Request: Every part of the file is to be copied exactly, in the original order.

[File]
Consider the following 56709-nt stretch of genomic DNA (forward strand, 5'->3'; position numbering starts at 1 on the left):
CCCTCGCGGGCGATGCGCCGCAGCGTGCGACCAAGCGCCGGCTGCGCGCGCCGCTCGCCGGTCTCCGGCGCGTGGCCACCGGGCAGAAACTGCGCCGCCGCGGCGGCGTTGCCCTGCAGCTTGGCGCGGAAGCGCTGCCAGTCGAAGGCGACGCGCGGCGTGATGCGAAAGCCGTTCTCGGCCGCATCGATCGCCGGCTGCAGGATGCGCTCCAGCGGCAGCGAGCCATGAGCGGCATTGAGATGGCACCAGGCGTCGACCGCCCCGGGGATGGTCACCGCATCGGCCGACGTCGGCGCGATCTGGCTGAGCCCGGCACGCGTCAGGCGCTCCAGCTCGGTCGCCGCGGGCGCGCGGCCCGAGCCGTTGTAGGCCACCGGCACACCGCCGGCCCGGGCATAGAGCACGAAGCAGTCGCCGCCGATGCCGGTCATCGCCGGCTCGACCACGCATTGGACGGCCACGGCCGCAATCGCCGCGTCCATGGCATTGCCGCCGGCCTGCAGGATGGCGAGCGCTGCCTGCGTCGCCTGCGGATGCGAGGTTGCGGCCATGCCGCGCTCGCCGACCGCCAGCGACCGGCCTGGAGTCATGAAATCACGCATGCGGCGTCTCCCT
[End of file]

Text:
Consider the following 56709-nt stretch of genomic DNA (forward strand, 5'->3'; position numbering starts at 1 on the left):
CCCTCGCGGGCGATGCGCCGCAGCGTGCGACCAAGCGCCGGCTGCGCGCGCCGCTCGCCGGTCTCCGGCGCGTGGCCACCGGGCAGAAACTGCGCCGCCGCGGCGGCGTTGCCCTGCAGCTTGGCGCGGAAGCGCTGCCAGTCGAAGGCGACGCGCGGCGTGATGCGAAAGCCGTTCTCGGCCGCATCGATCGCCGGCTGCAGGATGCGCTCCAGCGGCAGCGAGCCATGAGCGGCATTGAGATGGCACCAGGCGTCGACCGCCCCGGGGATGGTCACCGCATCGGCCGACGTCGGCGCGATCTGGCTGAGCCCGGCACGCGTCAGGCGCTCCAGCTCGGTCGCCGCGGGCGCGCGGCCCGAGCCGTTGTAGGCCACCGGCACACCGCCGGCCCGGGCATAGAGCACGAAGCAGTCGCCGCCGATGCCGGTCATCGCCGGCTCGACCACGCATTGGACGGCCACGGCCGCAATCGCCGCGTCCATGGCATTGCCGCCGGCCTGCAGGATGGCGAGCGCTGCCTGCGTCGCCTGCGGATGCGAGGTTGCGGCCATGCCGCGCTCGCCGACCGCCAGCGACCGGCCTGGAGTCATGAAATCACGCATGCGGCGTCTCCCT